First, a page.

"It is very important that all children, regardless of age, are properly secured in a vehicle to keep them as safe as humanly possible," Clay County Sheriff Mike Heaton said of parents' responsibility to protect their children while traveling in a vehicle. "I wish all cars were indestructible and that the car itself would take care of protecting you without having to do anything, but as we all know that is not the case."
Children from birth to age eight must ride in the age-appropriate child safety seats or booster seats while those children from 8 to 16 years of age must use the proper child restraints or seat belts while riding in any seat position of all vehicles, including trucks and sports utility vehicles.
Current state laws also stipulate that anyone older then the age of 16 must be restrained by a seat belt when riding in the front seat of any passenger vehicle.
"This law will help to educate parents," Heaton said. "Enforcing this law will help those children whose parents either aren't aware of the proper restraint or simply do not feel it is important."
According to statistical data supplied by the National Highway Transportation and Safety Board approximately 54 percent of children traveling in vehicles are unrestrained and at serious risk for fatal injuries in accidents.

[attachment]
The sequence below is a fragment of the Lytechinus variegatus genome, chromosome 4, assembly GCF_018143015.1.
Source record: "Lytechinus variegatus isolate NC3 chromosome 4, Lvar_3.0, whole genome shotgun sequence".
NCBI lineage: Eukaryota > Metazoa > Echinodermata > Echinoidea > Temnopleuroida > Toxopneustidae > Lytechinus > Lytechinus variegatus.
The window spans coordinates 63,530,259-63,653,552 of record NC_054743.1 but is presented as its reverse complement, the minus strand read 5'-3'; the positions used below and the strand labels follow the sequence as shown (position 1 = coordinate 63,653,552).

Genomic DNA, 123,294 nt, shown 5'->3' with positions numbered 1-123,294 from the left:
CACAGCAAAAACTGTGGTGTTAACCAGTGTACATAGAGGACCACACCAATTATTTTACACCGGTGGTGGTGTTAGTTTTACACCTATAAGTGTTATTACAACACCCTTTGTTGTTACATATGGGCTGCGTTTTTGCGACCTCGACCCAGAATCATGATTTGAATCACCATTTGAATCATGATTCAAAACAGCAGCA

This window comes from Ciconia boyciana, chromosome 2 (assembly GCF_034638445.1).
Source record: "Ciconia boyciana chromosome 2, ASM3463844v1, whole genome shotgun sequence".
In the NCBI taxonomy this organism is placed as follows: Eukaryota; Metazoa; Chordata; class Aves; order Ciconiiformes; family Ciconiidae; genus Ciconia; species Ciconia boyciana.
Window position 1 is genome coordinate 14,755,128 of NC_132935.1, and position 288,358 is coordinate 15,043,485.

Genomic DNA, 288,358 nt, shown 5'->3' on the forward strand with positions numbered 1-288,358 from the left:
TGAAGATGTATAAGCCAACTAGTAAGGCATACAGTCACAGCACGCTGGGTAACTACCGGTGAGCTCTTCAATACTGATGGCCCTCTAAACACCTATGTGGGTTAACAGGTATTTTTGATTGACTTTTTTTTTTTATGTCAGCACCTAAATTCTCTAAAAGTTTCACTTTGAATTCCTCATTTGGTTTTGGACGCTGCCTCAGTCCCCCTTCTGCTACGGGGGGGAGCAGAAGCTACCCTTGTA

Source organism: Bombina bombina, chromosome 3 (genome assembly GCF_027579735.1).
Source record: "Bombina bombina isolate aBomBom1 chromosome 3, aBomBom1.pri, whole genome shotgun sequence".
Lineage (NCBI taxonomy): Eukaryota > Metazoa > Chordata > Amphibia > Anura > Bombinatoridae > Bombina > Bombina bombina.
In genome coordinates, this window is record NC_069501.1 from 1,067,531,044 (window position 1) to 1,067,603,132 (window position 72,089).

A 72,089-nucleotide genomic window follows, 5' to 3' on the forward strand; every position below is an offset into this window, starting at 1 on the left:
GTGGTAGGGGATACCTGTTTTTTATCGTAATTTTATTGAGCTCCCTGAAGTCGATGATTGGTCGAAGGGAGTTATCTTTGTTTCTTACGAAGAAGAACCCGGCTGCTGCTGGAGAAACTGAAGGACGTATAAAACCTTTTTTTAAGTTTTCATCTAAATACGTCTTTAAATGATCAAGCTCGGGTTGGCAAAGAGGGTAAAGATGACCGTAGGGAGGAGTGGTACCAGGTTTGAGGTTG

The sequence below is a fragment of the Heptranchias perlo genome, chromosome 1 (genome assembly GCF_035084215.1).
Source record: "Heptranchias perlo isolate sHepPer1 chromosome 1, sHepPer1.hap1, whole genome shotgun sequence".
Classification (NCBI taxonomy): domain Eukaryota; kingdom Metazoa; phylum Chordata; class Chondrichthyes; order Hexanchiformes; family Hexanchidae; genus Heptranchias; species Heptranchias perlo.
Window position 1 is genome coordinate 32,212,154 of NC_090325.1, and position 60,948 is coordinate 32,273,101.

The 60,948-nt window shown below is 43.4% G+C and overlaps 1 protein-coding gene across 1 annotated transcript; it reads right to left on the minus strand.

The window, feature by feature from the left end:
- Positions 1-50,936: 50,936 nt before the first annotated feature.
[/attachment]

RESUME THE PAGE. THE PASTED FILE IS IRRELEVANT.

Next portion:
"Why people resist laws that are intended to help protect them is hard for me to comprehend," Heaton said, adding concern for naive teenage drivers who are often unaware of the laws because of their lack of driving experience. "There are several types of serious injuries that contribute to deaths, especially among teenagers, during accidents that could be reduced greatly just by following the laws designed to protect them and wearing a safety belt."
Violation of the new law will be a Class D infraction, which carries a $25 fine.
The new law requires that these fines be deposited into a state fund to create grants. The grants will be made available to public or private organizations to create programs for the purchase and distribution of child restraint systems to those who are otherwise unable to afford them.
Josh Cannon photo
Lynn McClelland and Nanette Young wait as Brandon Halleck reviews the safety of their child restraint seats.